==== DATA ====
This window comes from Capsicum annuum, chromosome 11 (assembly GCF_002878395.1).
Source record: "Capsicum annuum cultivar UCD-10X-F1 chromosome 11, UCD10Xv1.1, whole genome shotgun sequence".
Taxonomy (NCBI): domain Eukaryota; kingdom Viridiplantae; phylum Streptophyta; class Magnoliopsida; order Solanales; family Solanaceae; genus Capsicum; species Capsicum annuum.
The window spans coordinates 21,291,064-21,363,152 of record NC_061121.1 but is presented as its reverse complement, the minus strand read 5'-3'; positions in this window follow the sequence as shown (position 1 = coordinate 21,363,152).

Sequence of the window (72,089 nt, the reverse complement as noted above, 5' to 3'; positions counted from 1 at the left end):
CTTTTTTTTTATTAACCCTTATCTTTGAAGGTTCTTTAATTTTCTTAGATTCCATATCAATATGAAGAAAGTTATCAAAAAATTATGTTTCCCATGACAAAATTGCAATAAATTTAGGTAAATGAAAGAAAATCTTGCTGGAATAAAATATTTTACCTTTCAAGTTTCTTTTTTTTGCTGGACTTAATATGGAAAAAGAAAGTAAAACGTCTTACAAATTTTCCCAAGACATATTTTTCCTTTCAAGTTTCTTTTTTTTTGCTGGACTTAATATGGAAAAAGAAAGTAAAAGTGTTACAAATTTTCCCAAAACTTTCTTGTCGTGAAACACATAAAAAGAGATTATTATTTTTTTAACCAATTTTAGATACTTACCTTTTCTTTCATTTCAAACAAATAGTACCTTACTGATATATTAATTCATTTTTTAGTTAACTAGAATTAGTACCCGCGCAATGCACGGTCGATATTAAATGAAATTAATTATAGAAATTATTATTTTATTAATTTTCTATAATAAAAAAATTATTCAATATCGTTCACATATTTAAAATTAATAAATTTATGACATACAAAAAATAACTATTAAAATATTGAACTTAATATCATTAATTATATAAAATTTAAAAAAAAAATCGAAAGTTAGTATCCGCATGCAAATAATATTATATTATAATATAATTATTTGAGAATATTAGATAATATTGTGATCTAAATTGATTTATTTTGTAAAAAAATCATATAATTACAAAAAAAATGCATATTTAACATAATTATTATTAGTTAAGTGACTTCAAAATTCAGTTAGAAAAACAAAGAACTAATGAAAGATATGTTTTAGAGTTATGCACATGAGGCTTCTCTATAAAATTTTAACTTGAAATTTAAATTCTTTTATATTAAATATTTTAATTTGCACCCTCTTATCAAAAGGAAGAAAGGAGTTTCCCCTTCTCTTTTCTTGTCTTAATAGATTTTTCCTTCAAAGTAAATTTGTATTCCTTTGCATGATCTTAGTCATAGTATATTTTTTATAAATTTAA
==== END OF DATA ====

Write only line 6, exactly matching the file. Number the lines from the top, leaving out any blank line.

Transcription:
CTTTTTTTTTATTAACCCTTATCTTTGAAGGTTCTTTAATTTTCTTAGATTCCATATCAATATGAAGAAAGTTATCAAAAAATTATGTTTCCCATGACAAAATTGCAATAAATTTAGGTAAATGAAAGAAAATCTTGCTGGAATAAAATATTTTACCTTTCAAGTTTCTTTTTTTTGCTGGACTTAATATGGAAAAAGAAAGTAAAACGTCTTACAAATTTTCCCAAGACATATTTTTCCTTTCAAGTTTCTTTTTTTTTGCTGGACTTAATATGGAAAAAGAAAGTAAAAGTGTTACAAATTTTCCCAAAACTTTCTTGTCGTGAAACACATAAAAAGAGATTATTATTTTTTTAACCAATTTTAGATACTTACCTTTTCTTTCATTTCAAACAAATAGTACCTTACTGATATATTAATTCATTTTTTAGTTAACTAGAATTAGTACCCGCGCAATGCACGGTCGATATTAAATGAAATTAATTATAGAAATTATTATTTTATTAATTTTCTATAATAAAAAAATTATTCAATATCGTTCACATATTTAAAATTAATAAATTTATGACATACAAAAAATAACTATTAAAATATTGAACTTAATATCATTAATTATATAAAATTTAAAAAAAAAATCGAAAGTTAGTATCCGCATGCAAATAATATTATATTATAATATAATTATTTGAGAATATTAGATAATATTGTGATCTAAATTGATTTATTTTGTAAAAAAATCATATAATTACAAAAAAAATGCATATTTAACATAATTATTATTAGTTAAGTGACTTCAAAATTCAGTTAGAAAAACAAAGAACTAATGAAAGATATGTTTTAGAGTTATGCACATGAGGCTTCTCTATAAAATTTTAACTTGAAATTTAAATTCTTTTATATTAAATATTTTAATTTGCACCCTCTTATCAAAAGGAAGAAAGGAGTTTCCCCTTCTCTTTTCTTGTCTTAATAGATTTTTCCTTCAAAGTAAATTTGTATTCCTTTGCATGATCTTAGTCATAGTATATTTTTTATAAATTTAA